Microsoft, Yahoo and AOL: We Have Our Own Google Buzz

Quite a few products already have some of the features Google has introduced with Buzz

Google definitely generated some buzz with Buzz though most people are optimistic but cautious about the company's latest social product. Worse yet, some of the buzz is downright negative, but considering who it's coming from, it's not much of a surprise. Not long after Google announced its latest social network / social aggregator, most of its big competitors, Microsoft, Yahoo and AOL, were quick to point out that they've had similar offerings for quite some time. And the best part is, they're right.

For a quick recap, Google Buzz aims to center your social web around Gmail by bringing in content and activities from your friends from various third-party networks and from Buzz itself. It also lets you share status updates, links, photos and other stuff with the world or just your closest friends. It's certainly not a new concept and some features have indeed been available in competing products.

"Busy people don’t want another social network, what they want is the convenience of aggregation. We’ve done that. Hotmail customers have benefitted from Microsoft working with Flickr, Facebook, Twitter and 75 other partners since 2008," a Microsoft exec said in response to Google's announcement.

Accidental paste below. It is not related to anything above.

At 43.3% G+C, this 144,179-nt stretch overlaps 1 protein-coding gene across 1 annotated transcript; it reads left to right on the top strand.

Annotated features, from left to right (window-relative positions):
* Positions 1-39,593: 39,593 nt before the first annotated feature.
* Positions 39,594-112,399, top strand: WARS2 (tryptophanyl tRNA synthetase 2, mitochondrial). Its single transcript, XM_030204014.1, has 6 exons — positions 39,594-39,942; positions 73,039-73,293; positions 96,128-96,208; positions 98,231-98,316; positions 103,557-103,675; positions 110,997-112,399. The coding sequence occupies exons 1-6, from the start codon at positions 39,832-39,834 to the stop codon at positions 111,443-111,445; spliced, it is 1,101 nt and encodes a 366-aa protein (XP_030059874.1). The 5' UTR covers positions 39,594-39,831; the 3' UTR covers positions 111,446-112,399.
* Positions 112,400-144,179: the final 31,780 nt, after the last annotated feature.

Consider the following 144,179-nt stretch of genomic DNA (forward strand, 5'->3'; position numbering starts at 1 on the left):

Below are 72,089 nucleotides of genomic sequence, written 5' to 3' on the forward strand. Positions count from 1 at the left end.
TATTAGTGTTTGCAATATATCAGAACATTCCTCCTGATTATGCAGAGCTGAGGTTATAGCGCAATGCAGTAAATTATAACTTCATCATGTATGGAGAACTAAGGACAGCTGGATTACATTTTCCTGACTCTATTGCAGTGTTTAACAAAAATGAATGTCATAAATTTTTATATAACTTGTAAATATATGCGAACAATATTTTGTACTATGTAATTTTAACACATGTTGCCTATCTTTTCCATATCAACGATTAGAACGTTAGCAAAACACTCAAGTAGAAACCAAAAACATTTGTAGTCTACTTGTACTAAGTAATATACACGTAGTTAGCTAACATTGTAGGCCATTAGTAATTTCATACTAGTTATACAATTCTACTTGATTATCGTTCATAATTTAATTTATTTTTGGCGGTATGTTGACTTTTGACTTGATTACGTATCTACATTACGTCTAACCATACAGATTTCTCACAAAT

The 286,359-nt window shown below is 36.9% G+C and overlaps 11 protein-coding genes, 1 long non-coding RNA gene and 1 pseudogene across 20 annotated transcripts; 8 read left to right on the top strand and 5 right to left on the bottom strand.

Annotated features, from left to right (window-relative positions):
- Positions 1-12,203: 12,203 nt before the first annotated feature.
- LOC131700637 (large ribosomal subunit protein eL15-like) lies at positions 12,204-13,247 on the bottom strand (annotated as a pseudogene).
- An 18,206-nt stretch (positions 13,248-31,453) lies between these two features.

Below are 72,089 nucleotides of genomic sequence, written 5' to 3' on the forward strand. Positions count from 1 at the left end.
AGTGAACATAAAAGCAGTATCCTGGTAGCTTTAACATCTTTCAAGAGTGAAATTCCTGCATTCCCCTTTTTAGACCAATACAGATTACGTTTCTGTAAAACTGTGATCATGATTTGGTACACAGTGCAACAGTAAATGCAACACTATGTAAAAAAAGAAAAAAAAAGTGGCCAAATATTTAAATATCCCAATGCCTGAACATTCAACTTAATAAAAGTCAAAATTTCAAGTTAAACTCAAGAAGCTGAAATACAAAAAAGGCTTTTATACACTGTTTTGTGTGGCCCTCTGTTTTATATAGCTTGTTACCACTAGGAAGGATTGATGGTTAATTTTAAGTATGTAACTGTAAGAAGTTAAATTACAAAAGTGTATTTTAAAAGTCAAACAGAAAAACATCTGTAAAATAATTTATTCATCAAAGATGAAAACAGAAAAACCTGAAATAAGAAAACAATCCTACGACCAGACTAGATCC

Yahoo has an even better claim. The company has had a status update tool, believe it or not, it's called Yahoo Update, which has been up for more than a year now. Yahoo Update has been integrated in Yahoo Mail, Messenger, the homepage and other proprieties. The tool enables you to see what your contacts are up to on a big number of external sites and services and also enables you to post status updates.

Moving on, AOL has had Lifestream, a tool very much like Yahoo Update which, you guessed it, also aggregates the status and activity updates of your friends from various third-party sites. In fact, AOL has just announced that it's adding the feature to AOL Mail, coincidentally, just hours after Google Buzz was launched.

All three companies have legitimate claims, but there are quite a few differences in Google's approach. Buzz doesn't just want to be an aggregator, it wants to become the center of your social web, the tool which connects you to your friends and brings up the most relevant content from them. It also has a strong social networking component though less emphasized and, perhaps its biggest asset, the geolocation feature.

But there's one company, former company to be precise, which could trump all these claims, Friendfeed. The social web aggregator shares more than a slight resemblance with Google Buzz. Not that Google is trying to hide it, but anyone who has used Friendfeed will immediately see just how much Buzz borrows from it. If there's anyone who should raise the 'me first' flag, it should be it.

The fact is though, Friendfeed has given up, its user base has been shrinking since Facebook acquired the company and the service failed to gain any mainstream traction. It remains to be seen if Buzz is able to, but it has a good chance as any. And if there's one thing that Facebook taught us is that you don't have to be the first, you don't even have to be original, you may not even have to have the best product to win. Friendster, MySpace and countless others know this too well.

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